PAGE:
Carol A. FORTI, Appellant, v. ASHCRAFT & GEREL, et al., Appellees.
In this action for legal malpractice, the trial court granted summary judgment to the defendants after the plaintiff-appellant, herself an attorney, failed to meet repeated deadlines within which to name an expert witness and file a corresponding statement pursuant to Super. Ct. Civ. R. 26(b)(4). On appeal, the plaintiff does not dispute that expert testimony was necessary to prove legal malpractice by the defendants in conducting her underlying (and unsuccessful) suit for medical malpractice. See O'Neil v. Bergan, 452 A.2d 337, 341 (D.C.1982). She argues instead that the trial court abused its discretion by not granting her still more time in which to name an expert witness, because her inability to meet the deadlines the court had set resulted entirely-in her view-from the failure of the Court Reporting and Recording Division of the Superior Court to provide a complete and accurate transcript of the testimony in the underlying case.
The trial court, after a hearing, rejected this excuse in a thorough and carefully explained written decision, concluding inter alia that the plaintiff's failure to meet the discovery deadlines was willful. We adopt that opinion and append it hereto.1 To the trial court's analysis we add only that Super. Ct. Civ. R. 56(f) provides a means by which the plaintiff could have shown, through an affidavit of any legal expert she had consulted, why specific transcript portions then unavailable to the expert were necessary to the rendering of an opinion. That the plaintiff made no such showing lends additional support to the trial court's conclusion that she had not named an expert because, in fact, she had none “willing to agree that legal malpractice was committed here.”
The trial court's order granting summary judgment is, therefore,
CAROL A. FORTI,
ASHCRAFT & GEREL, LLP, et al.,
Civil Action No. 02-2028Judge BoasbergCalendar 10
ORDER (1) DENYING PLAINTIFF'S MOTION TO VACATE ORAL “FINAL” ORDER GIVEN APRIL 18, 2003, AND (2) GRANTING DEFENDANTS' RENEWED MOTION FOR SUMMARY JUDGMENT
The Court has reviewed Defendants' Renewed Motion for Summary Judgment, Plaintiff's Status Report to the Court Regarding Transcripts and Motion for Enlargement of Time to File Proponent's 26(b)(4) Statement, Plaintiff's Motion to Vacate Oral “Final” Order Given April 18, 2003, Defendants' Opposition, and Plaintiff's Response.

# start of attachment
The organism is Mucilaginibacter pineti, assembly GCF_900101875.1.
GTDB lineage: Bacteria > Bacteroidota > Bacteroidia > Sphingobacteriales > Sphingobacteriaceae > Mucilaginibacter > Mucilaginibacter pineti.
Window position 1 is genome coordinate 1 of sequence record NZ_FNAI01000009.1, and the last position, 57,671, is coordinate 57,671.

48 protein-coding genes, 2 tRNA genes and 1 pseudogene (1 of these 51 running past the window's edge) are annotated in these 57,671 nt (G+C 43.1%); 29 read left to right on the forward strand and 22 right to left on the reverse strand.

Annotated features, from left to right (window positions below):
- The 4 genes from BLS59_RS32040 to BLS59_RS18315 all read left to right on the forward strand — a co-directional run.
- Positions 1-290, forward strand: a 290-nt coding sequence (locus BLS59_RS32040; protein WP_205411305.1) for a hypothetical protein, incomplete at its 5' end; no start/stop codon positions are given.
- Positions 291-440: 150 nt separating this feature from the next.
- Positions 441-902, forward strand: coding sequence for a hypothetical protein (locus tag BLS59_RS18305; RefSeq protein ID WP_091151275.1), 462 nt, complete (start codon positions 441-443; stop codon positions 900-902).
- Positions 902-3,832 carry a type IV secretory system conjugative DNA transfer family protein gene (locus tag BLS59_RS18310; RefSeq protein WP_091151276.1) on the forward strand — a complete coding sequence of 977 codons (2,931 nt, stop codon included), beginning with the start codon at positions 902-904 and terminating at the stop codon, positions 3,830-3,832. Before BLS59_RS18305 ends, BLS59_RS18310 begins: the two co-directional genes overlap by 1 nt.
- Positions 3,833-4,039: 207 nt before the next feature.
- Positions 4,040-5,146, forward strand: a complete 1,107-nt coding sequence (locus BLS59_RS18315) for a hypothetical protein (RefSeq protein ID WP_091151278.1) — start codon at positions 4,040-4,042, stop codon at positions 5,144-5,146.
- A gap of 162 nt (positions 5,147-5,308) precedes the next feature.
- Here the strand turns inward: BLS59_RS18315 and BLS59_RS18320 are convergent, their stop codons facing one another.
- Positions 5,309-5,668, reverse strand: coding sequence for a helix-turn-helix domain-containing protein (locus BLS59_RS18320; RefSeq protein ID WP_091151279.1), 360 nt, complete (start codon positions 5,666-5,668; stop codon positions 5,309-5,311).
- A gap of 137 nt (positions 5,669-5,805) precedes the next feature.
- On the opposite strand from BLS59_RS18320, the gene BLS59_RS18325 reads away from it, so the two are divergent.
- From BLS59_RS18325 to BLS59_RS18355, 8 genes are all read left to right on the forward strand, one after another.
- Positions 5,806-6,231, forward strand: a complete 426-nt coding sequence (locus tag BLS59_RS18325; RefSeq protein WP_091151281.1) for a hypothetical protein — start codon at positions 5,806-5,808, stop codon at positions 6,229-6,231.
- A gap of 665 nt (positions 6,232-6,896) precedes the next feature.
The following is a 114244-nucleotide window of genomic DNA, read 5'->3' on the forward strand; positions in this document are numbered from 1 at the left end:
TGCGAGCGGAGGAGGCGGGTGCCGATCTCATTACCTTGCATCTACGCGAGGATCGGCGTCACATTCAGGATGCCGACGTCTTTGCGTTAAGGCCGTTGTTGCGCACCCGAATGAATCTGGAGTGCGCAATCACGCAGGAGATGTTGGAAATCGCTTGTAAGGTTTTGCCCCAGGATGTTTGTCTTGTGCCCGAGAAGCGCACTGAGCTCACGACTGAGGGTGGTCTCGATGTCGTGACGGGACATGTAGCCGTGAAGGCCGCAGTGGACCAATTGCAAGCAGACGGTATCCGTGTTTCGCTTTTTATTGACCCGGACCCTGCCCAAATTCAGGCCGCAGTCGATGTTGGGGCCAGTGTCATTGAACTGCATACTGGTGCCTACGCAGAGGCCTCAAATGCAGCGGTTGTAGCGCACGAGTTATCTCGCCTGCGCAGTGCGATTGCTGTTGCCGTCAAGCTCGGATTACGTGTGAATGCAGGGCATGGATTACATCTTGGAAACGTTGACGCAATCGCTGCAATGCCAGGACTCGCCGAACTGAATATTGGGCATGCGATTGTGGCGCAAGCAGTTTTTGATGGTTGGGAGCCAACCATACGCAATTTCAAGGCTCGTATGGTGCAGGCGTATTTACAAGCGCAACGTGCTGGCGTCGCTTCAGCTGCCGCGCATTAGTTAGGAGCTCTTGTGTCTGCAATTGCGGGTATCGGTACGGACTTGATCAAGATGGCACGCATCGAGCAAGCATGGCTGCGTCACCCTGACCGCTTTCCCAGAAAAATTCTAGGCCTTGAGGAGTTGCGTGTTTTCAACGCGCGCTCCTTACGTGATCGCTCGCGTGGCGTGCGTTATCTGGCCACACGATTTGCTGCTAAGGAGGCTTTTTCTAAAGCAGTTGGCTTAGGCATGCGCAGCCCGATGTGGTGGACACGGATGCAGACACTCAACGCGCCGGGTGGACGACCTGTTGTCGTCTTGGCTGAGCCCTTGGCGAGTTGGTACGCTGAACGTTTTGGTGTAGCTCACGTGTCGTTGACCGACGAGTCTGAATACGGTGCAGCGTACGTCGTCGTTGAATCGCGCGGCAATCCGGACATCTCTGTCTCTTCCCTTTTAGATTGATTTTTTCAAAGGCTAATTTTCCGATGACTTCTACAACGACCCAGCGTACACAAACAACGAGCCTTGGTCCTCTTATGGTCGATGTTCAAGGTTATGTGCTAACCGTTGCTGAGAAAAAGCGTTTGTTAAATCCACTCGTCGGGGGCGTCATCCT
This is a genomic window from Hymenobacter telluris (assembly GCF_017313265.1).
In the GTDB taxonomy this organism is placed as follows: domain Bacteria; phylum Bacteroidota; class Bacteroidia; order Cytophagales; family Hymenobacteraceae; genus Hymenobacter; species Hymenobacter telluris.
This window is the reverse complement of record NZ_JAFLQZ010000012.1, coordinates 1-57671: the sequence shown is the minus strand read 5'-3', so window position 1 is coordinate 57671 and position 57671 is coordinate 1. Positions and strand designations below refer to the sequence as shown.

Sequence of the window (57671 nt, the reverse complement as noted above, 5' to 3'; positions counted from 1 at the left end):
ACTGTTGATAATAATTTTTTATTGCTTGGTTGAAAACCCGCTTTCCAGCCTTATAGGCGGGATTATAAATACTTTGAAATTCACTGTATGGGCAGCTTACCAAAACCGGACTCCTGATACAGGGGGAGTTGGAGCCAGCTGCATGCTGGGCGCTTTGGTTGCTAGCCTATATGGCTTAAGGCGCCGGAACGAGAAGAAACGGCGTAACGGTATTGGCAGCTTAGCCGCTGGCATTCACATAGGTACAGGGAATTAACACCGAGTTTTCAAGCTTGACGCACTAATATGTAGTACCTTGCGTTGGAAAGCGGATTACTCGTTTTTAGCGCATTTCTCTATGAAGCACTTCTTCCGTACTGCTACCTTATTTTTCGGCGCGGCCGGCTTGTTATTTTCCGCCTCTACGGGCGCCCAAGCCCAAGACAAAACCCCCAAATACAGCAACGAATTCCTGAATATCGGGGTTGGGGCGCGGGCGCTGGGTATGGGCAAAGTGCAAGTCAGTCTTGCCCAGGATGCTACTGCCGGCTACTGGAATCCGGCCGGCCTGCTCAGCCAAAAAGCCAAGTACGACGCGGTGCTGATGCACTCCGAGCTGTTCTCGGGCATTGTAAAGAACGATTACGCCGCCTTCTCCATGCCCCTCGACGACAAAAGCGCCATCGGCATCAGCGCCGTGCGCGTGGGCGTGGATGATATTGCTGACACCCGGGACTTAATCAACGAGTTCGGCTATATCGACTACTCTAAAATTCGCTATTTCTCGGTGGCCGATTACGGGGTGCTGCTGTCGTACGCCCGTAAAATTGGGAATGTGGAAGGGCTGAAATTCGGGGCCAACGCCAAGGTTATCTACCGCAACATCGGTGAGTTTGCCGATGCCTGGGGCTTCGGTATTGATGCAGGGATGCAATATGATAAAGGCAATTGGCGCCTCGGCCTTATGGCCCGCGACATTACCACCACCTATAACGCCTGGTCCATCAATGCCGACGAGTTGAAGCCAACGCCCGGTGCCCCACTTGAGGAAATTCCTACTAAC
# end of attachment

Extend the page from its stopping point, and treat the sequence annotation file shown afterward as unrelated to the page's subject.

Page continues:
As the procedural history of this matter plays a significant role in the Court's decision, it is necessary to set forth that history in some detail.
Plaintiff filed her Complaint in this matter on March 20, 2002, asserting that Defendants committed legal malpractice while representing her in an unsuccessful medical malpractice case against her podiatrist.1 At the initial scheduling conference in this matter, held on June 21, 2002, Judge Mize placed the case on Track 3, the slowest track, which permitted Plaintiff extra time to conduct discovery and fulfill her other responsibilities under the rules. According to the Scheduling Order, Plaintiff's deadline to file her Rule 26(b)(4) statement was October 5, 2002.
Defendants filed their initial motion for summary judgment on July 15, 2002. After Plaintiff was given additional time to respond, this Court inherited the calendar and denied the motion on October 25, 2002. Defendants then moved for reconsideration, noting that Plaintiff had failed to name an expert witness within the deadline set by the Court at the scheduling conference. In responding, Plaintiff conceded that she had not named an expert, but argued that “very legitimate reasons beyond her control prevented her from filing [her Rule 26(b)(4) statement on time].” Opp. at 3. More specifically, Plaintiff said that she had been ill for eight days, that the previous expert witness she had identified had informed her he was unavailable, and that other “experts have prior commitments that prevent them serving as expert witnesses at this trial.” Id. She made such a claim without identifying any such potential expert, without describing what the “prior commitments” were, and without explaining how these prior commitments conflicted with a trial date that had not yet been set.
Plaintiff simultaneously filed on November 21, 2002, 47 days after the expiration of her expert deadline, a Motion for Enlargement of Time to File Proponent's 26(b)(4) Statement. Citing her illness and the unavailability of her prior expert, she asked for an extension to December 13, 2002. At no time in such Motion did Plaintiff ever explain why she had waited so long after the expiration of the October 5, 2002, deadline to file a Motion for Enlargement of Time. Despite Defendants' Opposition, the Court granted Plaintiff's Motion and gave her until December 27, 2002, to file her 26(b)(4) statement. The Court, however, warned that “[f]urther failure to abide by Court deadlines ․ may well result in adverse rulings.” Order of Dec. 12, 2002, at 1. Although the defense opposed such further extension, the Court, seeking a decision on the merits, stated that it would permit Plaintiff to name an expert, following which Defendants could file a renewed motion for summary judgment.